Cash Payout Helps Households Prioritize Needs in Namibia

Drought relief worker and Onangholo residents, northwestern Namibia. Photo: LWF/UCC Hartmut Diehl
Drought relief worker and Onangholo residents, northwestern Namibia. Photo: LWF/UCC Hartmut Diehl

Food, Water and School Uniforms for Drought-Affected Families in Amperbo

(LWI) – Sophia Fredrick, 40, says she will first use part of the 800 Namibian dollars (USD 80) she received recently to pay her contribution towards costs for the diesel pump that supplies fresh water in her village. Then she will buy food for the family, and if anything remains, she will purchase urgently needed school uniforms, so that her children can go back to school like the others.

Since 24 September, the mother of six sons, aged between 22 and three years, is among village residents in Amperbo, southern Namibia, who are receiving a monthly cash payout of 100 Namibian dollars (USD 10) per head to help families affected by the current drought meet their basic food and other household needs.

The Lutheran World Federation (LWF) supports the emergency response program coordinated by the three LWF member churches in Namibia. The goal is to ease suffering through immediate relief assistance and build resilience to cope with the disaster at household and community levels.

An estimated 800,000 Namibians out of a population of 2.1 million are severely affected by the worst drought in nearly 30 years. The majority face not only a shortage of basic food but also diminishing pastures for their livestock, and reduced availability of water for domestic use. The first phase of the cash relief program targets nearly 5,000 people, including the residents of Amperbo, some 300 kilometers from the capital Windhoek.

The Evangelical Lutheran Church in the Republic of Namibia (ELCRN), Evangelical Lutheran Church in Namibia and the German-speaking Evangelical Lutheran Church in Namibia are jointly coordinating the drought response program, for which a funding appeal has been issued through the ACT Alliance network.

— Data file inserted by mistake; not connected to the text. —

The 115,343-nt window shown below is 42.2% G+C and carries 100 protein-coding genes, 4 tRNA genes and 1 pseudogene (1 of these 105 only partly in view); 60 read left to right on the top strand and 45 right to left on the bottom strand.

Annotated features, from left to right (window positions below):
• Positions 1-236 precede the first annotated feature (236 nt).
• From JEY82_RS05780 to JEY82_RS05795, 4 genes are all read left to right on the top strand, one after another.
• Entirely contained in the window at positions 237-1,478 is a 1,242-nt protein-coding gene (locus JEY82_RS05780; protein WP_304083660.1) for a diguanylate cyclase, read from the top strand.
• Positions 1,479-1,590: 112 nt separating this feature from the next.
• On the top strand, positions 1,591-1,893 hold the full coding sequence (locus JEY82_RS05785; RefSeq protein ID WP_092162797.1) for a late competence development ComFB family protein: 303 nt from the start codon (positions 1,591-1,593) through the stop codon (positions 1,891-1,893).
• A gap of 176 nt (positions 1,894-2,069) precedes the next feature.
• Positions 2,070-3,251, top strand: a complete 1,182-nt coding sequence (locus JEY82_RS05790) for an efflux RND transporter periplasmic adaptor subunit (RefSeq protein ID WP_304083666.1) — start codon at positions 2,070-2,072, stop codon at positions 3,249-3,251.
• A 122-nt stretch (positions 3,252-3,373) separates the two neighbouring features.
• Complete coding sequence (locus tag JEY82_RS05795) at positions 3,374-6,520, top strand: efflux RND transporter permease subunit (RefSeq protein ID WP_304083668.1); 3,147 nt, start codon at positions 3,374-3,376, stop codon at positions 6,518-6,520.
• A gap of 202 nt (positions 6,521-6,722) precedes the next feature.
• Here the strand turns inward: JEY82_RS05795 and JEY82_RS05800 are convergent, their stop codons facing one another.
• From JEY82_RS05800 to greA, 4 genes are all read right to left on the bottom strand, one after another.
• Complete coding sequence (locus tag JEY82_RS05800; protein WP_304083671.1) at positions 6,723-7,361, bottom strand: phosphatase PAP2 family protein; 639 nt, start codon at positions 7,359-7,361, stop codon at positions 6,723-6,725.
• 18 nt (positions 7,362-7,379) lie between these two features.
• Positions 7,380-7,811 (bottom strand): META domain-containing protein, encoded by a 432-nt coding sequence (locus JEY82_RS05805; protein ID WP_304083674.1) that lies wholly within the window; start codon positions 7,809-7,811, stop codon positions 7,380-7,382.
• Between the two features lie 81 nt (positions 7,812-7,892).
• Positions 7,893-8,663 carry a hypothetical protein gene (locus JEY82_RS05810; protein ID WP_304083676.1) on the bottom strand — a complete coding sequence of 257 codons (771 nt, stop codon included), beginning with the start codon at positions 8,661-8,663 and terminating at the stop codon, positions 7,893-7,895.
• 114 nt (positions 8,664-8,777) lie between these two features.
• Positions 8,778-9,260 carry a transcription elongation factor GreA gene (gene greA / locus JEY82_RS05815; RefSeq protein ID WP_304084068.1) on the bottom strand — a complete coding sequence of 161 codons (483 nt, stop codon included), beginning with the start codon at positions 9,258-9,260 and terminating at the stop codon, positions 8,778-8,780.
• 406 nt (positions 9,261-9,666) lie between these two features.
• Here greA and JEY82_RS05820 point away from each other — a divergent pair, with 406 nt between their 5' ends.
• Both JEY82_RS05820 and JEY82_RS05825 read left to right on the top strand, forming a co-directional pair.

The cash distribution to vulnerable families is supported by the Namibian postal services, NamPost. Experience with paying out cash for basic household needs has also been gained in the past few years through the ELCRN basic income grant (BIG) poverty alleviation project among marginalized rural communities.

The money paid out is stored on a chip card issued to the designated family member, and withdrawals can be made either at the nearest bank or post office. Sometimes the service provider makes a mobile cash dispenser accessible to the remote villages.

Unemployment

Fredrick and her husband do not currently have any gainful employment. When the rains were still regular, he used to build fences for goat herds, guarded sheep or did odd jobs. Before the churches’ intervention, the children would often go to bed hungry, because they did not have even the most urgent necessities and the price of staple foods has risen enormously.

Fredrick still remembers when the last rains fell in June 2012. And, she adds, it rained very little on that day 15 months ago. Today the area in and around Amperbo looks more like a desert than a flourishing community.

The cash payments are also intended to prevent many farming families from eating their own seed, otherwise when the rains come again, they would not have enough to sow in their fields. Children, in particular are to be guaranteed a balanced diet as many of them suffer from malnutrition.

Early and Appropriate Response

When LWF General Secretary Rev. Martin Junge recently visited Amperbo accompanied by other leaders from the Lutheran communion, he emphasized the need for early and appropriate response. “We have learned from the experiences in Dadaab in Kenya,” he said, referring to the many people who lost their lives two years ago because of the late arrival of emergency aid following prolonged drought in the East and Horn of Africa regions.

“As a church communion we are very well informed by our sisters and brothers throughout the country, and know what the suffering population most urgently needs. That’s why we are helping now,” he said during the September visit to communities affected by drought in Namibia and neighboring Angola.

Junge expressed appreciation for the ongoing huge response from the worldwide Lutheran communion, through which it had been possible to finance almost the whole of the first phase of the emergency relief for Namibia. He expressed his hope that through additional grants, the project could be extended to Angola too, which is severely affected by the calamity.

The current drought response by the LWF and Namibian churches’ will be implemented until March 2014. It also includes psychosocial support for households and advocacy to build awareness among community members about their basic rights.

The implementing partners point out that unconditional cash interventions unlike in-kind distributions, allow the targeted population to make choices and prioritize spending as households do not have the same needs and priorities even when affected by the same disaster. The current response will be accompanied by an impact assessment to allow for lessons learned for the future.

(By Klaus Rieth, Evangelical Lutheran Church in Württemberg, Germany, with additional LWI information.)